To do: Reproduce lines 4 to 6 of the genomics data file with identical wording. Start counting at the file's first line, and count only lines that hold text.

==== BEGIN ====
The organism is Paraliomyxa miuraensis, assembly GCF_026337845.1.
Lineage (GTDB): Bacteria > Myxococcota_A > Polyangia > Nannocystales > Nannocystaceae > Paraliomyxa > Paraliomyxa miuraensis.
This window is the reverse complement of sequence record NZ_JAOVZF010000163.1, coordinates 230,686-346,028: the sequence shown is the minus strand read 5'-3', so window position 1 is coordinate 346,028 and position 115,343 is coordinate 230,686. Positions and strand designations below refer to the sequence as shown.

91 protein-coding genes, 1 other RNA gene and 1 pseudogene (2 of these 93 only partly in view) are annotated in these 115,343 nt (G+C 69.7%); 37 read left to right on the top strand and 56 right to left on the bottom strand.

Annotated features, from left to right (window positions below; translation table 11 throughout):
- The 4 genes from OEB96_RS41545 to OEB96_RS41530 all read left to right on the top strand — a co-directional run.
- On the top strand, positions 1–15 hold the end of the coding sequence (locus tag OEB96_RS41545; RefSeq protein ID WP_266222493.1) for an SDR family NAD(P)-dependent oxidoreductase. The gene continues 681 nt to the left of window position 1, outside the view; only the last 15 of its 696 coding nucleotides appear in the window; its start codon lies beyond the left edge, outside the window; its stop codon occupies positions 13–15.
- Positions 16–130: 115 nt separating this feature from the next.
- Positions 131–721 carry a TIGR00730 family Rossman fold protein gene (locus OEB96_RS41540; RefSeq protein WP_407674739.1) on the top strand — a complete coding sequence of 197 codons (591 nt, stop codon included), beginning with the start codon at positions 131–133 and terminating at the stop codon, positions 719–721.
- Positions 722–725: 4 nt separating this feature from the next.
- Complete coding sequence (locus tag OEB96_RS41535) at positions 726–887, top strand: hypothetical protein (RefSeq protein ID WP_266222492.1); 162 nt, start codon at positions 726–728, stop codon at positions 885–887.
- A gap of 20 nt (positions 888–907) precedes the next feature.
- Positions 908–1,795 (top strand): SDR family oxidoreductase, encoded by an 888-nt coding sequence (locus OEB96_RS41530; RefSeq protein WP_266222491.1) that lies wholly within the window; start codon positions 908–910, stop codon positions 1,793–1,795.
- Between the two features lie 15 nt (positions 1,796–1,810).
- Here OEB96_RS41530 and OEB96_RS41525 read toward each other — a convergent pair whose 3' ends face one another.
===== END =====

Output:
91 protein-coding genes, 1 other RNA gene and 1 pseudogene (2 of these 93 only partly in view) are annotated in these 115,343 nt (G+C 69.7%); 37 read left to right on the top strand and 56 right to left on the bottom strand.

Annotated features, from left to right (window positions below; translation table 11 throughout):
- The 4 genes from OEB96_RS41545 to OEB96_RS41530 all read left to right on the top strand — a co-directional run.